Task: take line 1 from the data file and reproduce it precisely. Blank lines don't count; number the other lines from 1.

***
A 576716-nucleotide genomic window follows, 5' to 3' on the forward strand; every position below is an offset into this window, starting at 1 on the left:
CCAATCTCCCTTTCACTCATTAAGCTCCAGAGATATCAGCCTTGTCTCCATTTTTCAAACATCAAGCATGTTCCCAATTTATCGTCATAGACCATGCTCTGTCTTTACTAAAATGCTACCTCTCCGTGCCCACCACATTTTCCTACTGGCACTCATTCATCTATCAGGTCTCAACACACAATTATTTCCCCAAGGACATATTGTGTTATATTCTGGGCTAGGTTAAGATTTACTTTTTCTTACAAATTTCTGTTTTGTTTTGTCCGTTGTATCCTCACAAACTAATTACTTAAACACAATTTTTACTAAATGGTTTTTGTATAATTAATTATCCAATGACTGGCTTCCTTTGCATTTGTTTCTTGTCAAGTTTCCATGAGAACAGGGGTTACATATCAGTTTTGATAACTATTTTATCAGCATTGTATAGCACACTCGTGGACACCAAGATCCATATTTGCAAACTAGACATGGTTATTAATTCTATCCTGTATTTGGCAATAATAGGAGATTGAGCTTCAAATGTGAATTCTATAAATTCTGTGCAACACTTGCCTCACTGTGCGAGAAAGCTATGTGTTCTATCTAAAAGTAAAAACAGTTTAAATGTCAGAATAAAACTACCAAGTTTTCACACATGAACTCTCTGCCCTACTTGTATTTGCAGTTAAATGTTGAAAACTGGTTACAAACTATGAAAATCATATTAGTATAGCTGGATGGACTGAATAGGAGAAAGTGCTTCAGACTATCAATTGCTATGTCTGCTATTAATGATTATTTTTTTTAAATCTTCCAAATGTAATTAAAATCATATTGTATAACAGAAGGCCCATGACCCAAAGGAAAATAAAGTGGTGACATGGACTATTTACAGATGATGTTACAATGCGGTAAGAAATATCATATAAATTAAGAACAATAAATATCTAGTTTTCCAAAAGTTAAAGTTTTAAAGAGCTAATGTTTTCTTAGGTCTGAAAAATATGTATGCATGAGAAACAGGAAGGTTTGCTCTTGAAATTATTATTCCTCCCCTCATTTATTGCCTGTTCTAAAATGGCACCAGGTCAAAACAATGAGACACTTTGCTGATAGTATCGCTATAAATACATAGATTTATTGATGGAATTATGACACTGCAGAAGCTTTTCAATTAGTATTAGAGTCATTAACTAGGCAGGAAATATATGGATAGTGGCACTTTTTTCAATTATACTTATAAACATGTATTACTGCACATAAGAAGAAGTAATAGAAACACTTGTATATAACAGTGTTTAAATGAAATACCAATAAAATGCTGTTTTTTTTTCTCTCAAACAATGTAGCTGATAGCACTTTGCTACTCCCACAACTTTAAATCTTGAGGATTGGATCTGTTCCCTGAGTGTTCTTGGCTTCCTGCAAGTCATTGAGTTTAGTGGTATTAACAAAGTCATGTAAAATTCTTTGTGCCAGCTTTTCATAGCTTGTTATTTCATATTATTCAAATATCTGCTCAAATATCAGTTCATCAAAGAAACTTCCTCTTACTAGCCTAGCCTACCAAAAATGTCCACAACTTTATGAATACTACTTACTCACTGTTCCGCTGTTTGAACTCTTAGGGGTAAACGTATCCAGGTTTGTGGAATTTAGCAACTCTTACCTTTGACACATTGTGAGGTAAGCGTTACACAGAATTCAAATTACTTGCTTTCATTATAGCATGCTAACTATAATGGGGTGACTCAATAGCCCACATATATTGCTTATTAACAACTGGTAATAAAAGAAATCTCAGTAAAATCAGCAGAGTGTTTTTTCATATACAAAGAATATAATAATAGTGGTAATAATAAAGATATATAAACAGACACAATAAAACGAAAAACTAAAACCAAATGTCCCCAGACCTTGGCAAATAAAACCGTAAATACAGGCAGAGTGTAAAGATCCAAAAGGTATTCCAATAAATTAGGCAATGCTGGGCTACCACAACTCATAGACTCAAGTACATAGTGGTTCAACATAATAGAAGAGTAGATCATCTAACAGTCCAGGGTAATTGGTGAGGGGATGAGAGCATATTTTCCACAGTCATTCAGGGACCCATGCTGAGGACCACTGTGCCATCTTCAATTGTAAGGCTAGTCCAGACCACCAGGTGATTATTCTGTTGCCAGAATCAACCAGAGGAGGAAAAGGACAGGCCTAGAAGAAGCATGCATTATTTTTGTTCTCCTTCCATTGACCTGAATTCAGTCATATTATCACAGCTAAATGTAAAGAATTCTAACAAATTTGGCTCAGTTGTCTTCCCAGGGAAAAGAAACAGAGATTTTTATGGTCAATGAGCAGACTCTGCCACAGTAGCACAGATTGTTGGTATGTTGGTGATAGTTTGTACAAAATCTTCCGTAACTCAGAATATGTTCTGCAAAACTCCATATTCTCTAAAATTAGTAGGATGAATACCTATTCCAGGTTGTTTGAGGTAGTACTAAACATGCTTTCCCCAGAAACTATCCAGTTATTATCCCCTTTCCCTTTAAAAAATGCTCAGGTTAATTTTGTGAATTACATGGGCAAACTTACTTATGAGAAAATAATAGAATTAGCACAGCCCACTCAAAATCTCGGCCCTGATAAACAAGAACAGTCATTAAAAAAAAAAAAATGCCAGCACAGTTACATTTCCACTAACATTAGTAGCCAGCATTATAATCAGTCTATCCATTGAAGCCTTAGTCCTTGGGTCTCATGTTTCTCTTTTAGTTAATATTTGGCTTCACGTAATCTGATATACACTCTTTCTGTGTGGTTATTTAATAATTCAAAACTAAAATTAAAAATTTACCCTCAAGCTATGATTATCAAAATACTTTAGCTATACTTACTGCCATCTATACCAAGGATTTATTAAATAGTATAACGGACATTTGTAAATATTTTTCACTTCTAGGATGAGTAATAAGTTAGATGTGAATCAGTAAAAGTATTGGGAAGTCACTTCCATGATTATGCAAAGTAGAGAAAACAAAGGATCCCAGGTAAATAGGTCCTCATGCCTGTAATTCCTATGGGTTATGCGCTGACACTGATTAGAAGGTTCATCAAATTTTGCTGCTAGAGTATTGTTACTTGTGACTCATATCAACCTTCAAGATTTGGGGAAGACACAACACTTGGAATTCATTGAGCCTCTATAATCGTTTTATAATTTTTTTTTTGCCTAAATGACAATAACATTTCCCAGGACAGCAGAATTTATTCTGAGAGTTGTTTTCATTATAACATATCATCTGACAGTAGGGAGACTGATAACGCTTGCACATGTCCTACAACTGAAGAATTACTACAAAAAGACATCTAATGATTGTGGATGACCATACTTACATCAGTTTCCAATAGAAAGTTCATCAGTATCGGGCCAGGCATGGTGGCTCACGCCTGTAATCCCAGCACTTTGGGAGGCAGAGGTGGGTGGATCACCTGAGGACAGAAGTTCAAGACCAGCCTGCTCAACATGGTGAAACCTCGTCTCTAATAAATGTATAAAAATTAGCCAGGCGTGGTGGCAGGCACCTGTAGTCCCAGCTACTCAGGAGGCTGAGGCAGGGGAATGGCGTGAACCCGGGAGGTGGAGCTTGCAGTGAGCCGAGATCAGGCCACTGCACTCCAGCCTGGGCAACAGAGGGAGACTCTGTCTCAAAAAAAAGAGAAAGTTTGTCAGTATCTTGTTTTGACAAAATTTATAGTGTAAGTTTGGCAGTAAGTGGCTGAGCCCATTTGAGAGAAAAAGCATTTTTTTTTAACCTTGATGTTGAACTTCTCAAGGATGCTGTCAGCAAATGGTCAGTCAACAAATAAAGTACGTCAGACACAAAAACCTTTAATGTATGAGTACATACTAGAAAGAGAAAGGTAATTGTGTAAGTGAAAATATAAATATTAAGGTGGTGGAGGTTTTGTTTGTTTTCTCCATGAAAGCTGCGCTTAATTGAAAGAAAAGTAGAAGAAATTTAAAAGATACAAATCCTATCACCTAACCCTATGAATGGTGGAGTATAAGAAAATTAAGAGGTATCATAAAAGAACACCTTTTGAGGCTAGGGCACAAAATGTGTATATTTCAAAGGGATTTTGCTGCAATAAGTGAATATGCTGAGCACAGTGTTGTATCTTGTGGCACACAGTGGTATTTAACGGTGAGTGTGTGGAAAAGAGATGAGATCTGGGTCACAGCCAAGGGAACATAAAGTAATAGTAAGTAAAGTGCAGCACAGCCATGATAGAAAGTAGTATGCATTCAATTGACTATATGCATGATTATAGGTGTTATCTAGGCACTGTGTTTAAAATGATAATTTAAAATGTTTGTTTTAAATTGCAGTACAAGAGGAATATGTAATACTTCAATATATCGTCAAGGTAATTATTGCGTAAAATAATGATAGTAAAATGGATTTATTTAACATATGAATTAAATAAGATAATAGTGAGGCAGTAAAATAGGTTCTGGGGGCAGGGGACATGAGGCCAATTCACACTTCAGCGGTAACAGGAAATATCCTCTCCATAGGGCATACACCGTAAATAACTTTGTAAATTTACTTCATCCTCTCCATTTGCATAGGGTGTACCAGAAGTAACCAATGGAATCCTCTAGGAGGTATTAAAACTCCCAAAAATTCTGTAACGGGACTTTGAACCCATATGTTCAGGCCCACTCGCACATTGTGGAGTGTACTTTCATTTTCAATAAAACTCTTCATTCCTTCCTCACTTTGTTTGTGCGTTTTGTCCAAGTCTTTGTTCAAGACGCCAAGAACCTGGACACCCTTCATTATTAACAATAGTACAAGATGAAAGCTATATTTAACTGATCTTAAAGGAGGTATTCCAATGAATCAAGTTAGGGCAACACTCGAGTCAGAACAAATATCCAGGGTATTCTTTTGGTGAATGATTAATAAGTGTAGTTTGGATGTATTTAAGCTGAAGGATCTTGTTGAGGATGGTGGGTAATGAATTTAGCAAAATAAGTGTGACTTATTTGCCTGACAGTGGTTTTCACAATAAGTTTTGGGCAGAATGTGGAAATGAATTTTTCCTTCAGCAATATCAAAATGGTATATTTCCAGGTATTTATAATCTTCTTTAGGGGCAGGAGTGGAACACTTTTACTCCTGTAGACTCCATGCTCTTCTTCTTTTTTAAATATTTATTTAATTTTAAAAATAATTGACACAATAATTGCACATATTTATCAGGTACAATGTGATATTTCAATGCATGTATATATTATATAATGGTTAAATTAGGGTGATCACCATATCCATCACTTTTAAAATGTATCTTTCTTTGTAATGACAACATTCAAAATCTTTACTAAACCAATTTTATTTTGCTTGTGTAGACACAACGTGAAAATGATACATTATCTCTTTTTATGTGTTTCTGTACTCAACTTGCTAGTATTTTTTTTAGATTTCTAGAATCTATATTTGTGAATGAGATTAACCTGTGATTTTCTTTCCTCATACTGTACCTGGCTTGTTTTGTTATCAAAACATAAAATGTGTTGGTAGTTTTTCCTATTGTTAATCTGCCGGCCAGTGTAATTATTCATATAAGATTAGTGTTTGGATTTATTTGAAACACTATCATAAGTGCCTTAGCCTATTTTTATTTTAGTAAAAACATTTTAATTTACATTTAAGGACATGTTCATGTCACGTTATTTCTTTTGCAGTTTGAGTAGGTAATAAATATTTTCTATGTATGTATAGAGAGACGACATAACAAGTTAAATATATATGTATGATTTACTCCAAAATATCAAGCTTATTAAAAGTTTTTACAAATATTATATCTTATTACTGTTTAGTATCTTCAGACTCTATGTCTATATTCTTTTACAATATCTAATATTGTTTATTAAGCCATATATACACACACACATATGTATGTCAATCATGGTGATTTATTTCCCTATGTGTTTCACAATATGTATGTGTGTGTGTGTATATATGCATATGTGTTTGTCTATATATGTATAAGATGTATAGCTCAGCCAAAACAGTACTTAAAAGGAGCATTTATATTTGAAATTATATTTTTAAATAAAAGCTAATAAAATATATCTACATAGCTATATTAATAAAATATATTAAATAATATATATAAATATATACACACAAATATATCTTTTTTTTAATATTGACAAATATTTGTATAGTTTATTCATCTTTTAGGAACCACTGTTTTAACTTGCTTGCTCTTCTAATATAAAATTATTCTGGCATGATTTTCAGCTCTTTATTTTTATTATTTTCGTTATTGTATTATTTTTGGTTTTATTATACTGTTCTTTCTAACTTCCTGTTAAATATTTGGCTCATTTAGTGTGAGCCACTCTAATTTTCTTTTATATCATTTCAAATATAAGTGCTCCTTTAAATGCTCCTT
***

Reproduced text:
A 576716-nucleotide genomic window follows, 5' to 3' on the forward strand; every position below is an offset into this window, starting at 1 on the left: